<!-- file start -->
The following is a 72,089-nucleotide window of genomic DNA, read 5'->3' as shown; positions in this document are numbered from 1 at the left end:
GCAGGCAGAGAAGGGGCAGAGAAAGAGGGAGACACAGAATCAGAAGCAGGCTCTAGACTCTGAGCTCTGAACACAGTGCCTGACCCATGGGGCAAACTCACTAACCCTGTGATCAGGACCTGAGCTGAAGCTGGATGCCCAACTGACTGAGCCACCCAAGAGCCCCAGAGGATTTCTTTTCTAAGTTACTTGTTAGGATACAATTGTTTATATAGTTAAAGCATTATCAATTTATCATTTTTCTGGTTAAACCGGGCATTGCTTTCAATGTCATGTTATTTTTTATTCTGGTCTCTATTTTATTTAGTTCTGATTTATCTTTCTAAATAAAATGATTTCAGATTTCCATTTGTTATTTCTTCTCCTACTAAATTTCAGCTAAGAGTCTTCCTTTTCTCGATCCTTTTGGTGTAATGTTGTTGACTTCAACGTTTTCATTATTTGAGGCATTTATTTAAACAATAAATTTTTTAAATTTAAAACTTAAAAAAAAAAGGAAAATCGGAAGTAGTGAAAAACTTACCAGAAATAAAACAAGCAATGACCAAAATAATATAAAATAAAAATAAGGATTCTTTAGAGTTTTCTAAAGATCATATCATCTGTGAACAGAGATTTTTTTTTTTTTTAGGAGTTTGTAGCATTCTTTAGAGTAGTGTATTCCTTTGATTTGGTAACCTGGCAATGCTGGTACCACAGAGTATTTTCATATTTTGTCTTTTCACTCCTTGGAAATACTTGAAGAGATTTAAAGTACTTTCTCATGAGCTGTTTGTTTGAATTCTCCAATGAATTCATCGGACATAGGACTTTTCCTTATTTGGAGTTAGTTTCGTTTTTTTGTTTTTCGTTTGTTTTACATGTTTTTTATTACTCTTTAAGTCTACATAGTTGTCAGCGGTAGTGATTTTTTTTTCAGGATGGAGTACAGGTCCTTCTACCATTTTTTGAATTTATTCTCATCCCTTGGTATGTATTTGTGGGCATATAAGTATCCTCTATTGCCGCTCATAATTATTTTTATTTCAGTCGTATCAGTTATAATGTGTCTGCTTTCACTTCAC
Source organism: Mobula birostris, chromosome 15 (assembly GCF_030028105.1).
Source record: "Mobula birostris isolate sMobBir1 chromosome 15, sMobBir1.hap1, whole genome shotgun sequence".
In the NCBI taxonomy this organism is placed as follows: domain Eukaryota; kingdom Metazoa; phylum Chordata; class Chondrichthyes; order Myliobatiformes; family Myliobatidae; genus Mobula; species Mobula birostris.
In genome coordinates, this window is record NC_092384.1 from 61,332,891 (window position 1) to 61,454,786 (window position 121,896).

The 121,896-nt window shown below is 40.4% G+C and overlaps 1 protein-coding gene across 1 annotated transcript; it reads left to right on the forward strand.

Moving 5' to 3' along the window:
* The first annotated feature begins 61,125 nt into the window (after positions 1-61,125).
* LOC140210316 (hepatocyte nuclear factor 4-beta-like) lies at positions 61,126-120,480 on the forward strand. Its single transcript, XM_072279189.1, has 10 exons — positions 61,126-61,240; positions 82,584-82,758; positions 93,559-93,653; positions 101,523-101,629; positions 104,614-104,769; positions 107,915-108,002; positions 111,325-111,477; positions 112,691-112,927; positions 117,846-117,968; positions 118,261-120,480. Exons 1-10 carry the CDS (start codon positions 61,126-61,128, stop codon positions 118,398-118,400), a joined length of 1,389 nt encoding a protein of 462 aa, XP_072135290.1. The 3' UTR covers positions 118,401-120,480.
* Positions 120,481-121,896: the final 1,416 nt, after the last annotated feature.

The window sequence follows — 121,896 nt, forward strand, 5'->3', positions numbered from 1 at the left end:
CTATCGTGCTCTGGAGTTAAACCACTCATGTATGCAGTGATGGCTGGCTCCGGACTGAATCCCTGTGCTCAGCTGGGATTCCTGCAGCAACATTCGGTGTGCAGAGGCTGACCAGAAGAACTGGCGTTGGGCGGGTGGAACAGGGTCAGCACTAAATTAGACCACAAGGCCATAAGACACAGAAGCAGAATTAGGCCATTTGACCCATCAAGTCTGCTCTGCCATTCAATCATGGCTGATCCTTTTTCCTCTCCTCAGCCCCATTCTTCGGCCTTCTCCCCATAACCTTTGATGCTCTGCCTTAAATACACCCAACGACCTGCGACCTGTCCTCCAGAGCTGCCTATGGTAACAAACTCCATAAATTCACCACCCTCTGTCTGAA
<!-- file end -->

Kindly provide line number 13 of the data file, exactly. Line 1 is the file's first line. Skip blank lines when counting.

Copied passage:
CTATCGTGCTCTGGAGTTAAACCACTCATGTATGCAGTGATGGCTGGCTCCGGACTGAATCCCTGTGCTCAGCTGGGATTCCTGCAGCAACATTCGGTGTGCAGAGGCTGACCAGAAGAACTGGCGTTGGGCGGGTGGAACAGGGTCAGCACTAAATTAGACCACAAGGCCATAAGACACAGAAGCAGAATTAGGCCATTTGACCCATCAAGTCTGCTCTGCCATTCAATCATGGCTGATCCTTTTTCCTCTCCTCAGCCCCATTCTTCGGCCTTCTCCCCATAACCTTTGATGCTCTGCCTTAAATACACCCAACGACCTGCGACCTGTCCTCCAGAGCTGCCTATGGTAACAAACTCCATAAATTCACCACCCTCTGTCTGAA